A free trade deal between New Zealand and Russia is a step closer, with news that 'scoping discussions' between the two governmment have begun.
Trade Minister Tim Groser said Russia has agreed to proceed towards a formal trade agreement, subject to a satisfactory outcome of scoping discussions.
"This is a significant step which in the long term could have significant potential for New Zealand businesses looking to expand into the broader European market," he said.
Russia imported food worth US$30 billion in 2008 and was the world's fifth largest food import market. It was, said Groser, among the world's largest importers of meat and dairy products.
"Opportunities also exist in the wider agritech sector and in services where tourism and education are growing areas of interest," he said.
New Zealand wine is hit with a 20 per cent tariff, dairy products up to 50 per cent, fruit 10 per cent, wood 15 per cent and vegetables 9 per cent, says the Ministry of Foreign Affairs and Trade.
Dairy giant Fonterra, New Zealand's biggest exporter, welcomed news of the talks, saying that Russia was the world's
Russia is the world's largest market for imports of butter and cheese and a significant dairy export market for us.
New Zealand dairy exports to Russia last year, mostly butter and cheese, were worth approximately $120 million. More than half of Russia's internationally imported butter comes from New Zealand.
"Russia has the potential to become an even more important market for the New Zealand dairy industry and for Fonterra," said Kelvin Wickham, Fonterra's managing director of global trade.
Catherine Beard, executive director at Export New Zealand, said Russia offered significant potential trade opportunities for New Zealand, particularly as it was among the world's largest importers of meat and dairy products.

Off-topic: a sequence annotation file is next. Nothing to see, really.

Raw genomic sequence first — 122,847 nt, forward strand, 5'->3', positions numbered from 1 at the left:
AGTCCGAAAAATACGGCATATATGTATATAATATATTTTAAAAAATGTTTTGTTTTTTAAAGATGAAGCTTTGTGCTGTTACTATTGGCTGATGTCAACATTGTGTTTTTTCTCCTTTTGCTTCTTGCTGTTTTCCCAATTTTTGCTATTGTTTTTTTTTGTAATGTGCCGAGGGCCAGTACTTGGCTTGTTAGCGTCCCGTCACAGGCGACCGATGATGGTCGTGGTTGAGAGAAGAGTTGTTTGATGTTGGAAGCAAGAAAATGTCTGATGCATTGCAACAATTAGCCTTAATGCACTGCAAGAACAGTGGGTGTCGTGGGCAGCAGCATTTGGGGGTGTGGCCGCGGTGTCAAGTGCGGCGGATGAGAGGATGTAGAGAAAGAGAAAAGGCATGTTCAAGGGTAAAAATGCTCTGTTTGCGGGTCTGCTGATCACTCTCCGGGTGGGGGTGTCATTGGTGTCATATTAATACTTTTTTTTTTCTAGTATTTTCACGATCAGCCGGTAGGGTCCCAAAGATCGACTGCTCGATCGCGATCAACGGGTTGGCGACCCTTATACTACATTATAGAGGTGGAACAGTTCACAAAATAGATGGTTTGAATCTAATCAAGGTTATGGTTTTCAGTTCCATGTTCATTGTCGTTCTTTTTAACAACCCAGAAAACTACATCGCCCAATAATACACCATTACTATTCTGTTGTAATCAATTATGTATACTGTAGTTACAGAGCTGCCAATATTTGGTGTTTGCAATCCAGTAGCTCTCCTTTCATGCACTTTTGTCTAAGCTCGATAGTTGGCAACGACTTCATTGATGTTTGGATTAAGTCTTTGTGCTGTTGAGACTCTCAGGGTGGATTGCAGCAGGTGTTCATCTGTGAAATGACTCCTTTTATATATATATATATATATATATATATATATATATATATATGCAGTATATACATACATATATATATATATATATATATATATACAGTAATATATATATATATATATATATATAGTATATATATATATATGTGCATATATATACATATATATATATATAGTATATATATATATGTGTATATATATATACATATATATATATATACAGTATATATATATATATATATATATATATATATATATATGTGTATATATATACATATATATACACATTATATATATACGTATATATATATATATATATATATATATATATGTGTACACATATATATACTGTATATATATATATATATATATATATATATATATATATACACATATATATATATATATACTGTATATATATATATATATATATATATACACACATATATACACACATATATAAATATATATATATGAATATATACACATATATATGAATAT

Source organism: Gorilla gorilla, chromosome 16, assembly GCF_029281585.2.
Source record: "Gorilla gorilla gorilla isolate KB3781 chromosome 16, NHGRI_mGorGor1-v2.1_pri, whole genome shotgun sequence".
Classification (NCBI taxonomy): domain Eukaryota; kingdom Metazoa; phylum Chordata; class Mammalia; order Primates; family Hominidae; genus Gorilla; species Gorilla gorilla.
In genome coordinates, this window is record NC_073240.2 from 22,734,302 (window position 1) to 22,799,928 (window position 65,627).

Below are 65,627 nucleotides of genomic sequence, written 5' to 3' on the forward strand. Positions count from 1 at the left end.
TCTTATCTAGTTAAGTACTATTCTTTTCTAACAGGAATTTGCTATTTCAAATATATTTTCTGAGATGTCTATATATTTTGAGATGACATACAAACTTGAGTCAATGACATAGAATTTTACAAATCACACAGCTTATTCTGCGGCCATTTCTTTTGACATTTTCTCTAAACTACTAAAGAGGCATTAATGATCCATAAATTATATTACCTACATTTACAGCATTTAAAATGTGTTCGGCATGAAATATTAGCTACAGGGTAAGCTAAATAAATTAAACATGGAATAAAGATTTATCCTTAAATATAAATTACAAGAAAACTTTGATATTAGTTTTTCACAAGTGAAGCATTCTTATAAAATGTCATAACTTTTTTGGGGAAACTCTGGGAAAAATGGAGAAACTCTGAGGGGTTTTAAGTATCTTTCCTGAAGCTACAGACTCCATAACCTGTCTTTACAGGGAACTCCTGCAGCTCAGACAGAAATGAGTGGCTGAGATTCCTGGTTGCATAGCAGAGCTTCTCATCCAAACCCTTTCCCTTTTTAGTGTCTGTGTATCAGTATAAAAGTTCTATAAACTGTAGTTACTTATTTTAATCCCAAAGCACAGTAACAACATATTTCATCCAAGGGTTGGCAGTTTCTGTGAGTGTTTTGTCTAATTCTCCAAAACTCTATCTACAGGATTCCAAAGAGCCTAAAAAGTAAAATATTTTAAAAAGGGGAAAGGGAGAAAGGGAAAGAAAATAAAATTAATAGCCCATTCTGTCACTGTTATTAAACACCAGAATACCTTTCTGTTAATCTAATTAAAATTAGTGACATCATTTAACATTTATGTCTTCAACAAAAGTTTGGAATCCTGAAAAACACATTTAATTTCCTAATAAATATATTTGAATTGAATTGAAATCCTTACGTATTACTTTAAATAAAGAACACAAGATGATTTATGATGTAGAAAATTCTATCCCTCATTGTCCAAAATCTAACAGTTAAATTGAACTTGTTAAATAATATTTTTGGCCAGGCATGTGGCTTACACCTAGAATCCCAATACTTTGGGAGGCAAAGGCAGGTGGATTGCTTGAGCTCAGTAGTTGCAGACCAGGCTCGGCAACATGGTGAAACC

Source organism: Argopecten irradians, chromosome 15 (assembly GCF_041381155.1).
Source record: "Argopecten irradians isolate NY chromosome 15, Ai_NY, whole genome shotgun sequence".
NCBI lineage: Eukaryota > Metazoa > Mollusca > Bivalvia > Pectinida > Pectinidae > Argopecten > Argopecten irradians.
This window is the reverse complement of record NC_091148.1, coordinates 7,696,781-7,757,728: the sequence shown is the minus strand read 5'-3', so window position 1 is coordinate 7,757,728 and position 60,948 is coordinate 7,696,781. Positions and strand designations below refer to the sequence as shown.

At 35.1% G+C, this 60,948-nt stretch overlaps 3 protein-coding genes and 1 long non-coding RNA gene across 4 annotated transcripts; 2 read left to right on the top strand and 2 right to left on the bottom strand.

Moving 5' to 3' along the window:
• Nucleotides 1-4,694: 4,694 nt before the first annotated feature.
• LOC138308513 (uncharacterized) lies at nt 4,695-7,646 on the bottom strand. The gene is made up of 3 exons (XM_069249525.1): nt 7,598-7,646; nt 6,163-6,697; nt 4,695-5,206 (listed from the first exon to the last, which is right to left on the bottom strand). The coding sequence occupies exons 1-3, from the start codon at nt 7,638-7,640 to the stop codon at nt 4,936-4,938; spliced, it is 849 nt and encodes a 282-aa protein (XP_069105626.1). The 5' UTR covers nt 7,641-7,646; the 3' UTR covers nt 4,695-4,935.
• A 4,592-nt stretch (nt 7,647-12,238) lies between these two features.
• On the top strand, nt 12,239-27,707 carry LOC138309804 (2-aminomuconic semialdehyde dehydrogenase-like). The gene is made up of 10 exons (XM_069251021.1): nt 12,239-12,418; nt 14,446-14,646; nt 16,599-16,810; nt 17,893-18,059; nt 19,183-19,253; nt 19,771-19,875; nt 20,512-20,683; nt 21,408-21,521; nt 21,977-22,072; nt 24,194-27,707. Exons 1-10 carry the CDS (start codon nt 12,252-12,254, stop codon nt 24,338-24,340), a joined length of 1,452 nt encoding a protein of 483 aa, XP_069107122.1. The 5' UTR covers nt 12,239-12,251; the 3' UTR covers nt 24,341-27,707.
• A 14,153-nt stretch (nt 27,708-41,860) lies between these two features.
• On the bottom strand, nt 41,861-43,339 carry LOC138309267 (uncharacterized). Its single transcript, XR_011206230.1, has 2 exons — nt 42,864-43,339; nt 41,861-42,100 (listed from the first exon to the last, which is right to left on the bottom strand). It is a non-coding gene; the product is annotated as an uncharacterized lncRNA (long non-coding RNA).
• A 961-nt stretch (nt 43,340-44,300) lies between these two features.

As well as these more traditional New Zealand exports, Beard said there were further opportunities for developing the new face of New Zealand's international trade.
"Looking towards the future, Russia could be a valuable trade partner for developing Kiwi agri-tech businesses, as well as our service sector - such as education and tourism," she said.
"If New Zealand becomes one of the first countries in the world to negotiate an FTA with Russia, we'll have a strong first-mover advantage in several market sectors.
"We eagerly await further talks in the coming months and offer our full support to developing this valuable trade partner, " said Beard.
There was a lot of water to go under the bridge, said Trade Minister Groser, but a Free Trade Agreement (FTA) with Russia and its customs union partners of Belarus and Kazakhstan could present "a unique opportunity for New Zealand to future-proof its relationship with an emerging economic powerhouse."
New Zealand exported $NZ187m of products to Russia last year - a modest total, said Groser, but there was a lot of potential and the "trajectory is positive."
New Zealand's exports to Russia grew 267 per cent from NZ$51.0 million in 2000 to NZ$187 million in 2009.
"An FTA could provide a boost to the trade relationship, and provide New Zealand with a significant 'first-mover' advantage, which would improve our position in the market relative to our trading competitors," Mr Groser said.
In a Q & A published along with the announcement, Groser said that Russia was interested in a FTA with New Zealand because it was "increasingly looking to the dynamic Asia-Pacific region as a driver for future economic growth."
As an experienced participant with a history of high quality and comprehensive FTAs, New Zealand was an attractive partner for Russia, said Groser.
New Zealand's exports to Russia have grown 267 per cent from NZ$51 million in 2000 to NZ$187.1 million in 2009. The average annual growth rate over this period was 23.1 per cent.
Groser said that while there has been a big jump in exports to Russia, they have not kept pace with that country's overall import increase, particularly in agricultural products, which were up around 500 per cent since 2000.
"With a huge population and a growing sector of wealthy consumers, demand for luxury goods, and in particular high-quality food and beverage products, is high. This presents an excellent opportunity for New Zealand firms."
"Russia's position as a significant food importer has clear benefits to New Zealand. Russia is looking to further develop its agriculture sector. This presents opportunities for New Zealand through exports of our agriculture systems, and through exports of agricultural, forestry and construction equipment," said Groser.
Scoping discussions are preliminary talks where both parties try to set out the overall scope and ambition for any FTA. Steps are taken to then initiate formal negotiations.
- HERALD ONLINE